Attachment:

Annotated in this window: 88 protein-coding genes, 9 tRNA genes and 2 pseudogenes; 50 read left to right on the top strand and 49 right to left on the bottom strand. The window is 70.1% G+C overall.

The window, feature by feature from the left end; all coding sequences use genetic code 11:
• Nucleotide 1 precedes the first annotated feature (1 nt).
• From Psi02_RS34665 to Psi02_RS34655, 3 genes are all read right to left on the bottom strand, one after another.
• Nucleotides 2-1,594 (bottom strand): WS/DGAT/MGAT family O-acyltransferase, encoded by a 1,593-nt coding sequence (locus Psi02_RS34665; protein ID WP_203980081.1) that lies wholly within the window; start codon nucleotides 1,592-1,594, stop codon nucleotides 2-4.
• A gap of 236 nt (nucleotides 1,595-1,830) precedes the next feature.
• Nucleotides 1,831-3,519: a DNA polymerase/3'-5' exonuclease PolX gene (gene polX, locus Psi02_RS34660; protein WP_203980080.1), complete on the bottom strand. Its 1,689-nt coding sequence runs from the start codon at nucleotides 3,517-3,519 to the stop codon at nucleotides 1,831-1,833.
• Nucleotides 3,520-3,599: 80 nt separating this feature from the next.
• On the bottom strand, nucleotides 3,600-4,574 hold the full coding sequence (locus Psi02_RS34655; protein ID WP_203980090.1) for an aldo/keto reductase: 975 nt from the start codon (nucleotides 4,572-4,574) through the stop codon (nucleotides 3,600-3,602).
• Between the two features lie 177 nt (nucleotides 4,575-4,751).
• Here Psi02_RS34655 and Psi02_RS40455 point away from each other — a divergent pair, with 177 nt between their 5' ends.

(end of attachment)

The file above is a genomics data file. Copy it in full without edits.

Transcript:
Annotated in this window: 88 protein-coding genes, 9 tRNA genes and 2 pseudogenes; 50 read left to right on the top strand and 49 right to left on the bottom strand. The window is 70.1% G+C overall.

The window, feature by feature from the left end; all coding sequences use genetic code 11:
• Nucleotide 1 precedes the first annotated feature (1 nt).
• From Psi02_RS34665 to Psi02_RS34655, 3 genes are all read right to left on the bottom strand, one after another.
• Nucleotides 2-1,594 (bottom strand): WS/DGAT/MGAT family O-acyltransferase, encoded by a 1,593-nt coding sequence (locus Psi02_RS34665; protein ID WP_203980081.1) that lies wholly within the window; start codon nucleotides 1,592-1,594, stop codon nucleotides 2-4.
• A gap of 236 nt (nucleotides 1,595-1,830) precedes the next feature.
• Nucleotides 1,831-3,519: a DNA polymerase/3'-5' exonuclease PolX gene (gene polX, locus Psi02_RS34660; protein WP_203980080.1), complete on the bottom strand. Its 1,689-nt coding sequence runs from the start codon at nucleotides 3,517-3,519 to the stop codon at nucleotides 1,831-1,833.
• Nucleotides 3,520-3,599: 80 nt separating this feature from the next.
• On the bottom strand, nucleotides 3,600-4,574 hold the full coding sequence (locus Psi02_RS34655; protein ID WP_203980090.1) for an aldo/keto reductase: 975 nt from the start codon (nucleotides 4,572-4,574) through the stop codon (nucleotides 3,600-3,602).
• Between the two features lie 177 nt (nucleotides 4,575-4,751).
• Here Psi02_RS34655 and Psi02_RS40455 point away from each other — a divergent pair, with 177 nt between their 5' ends.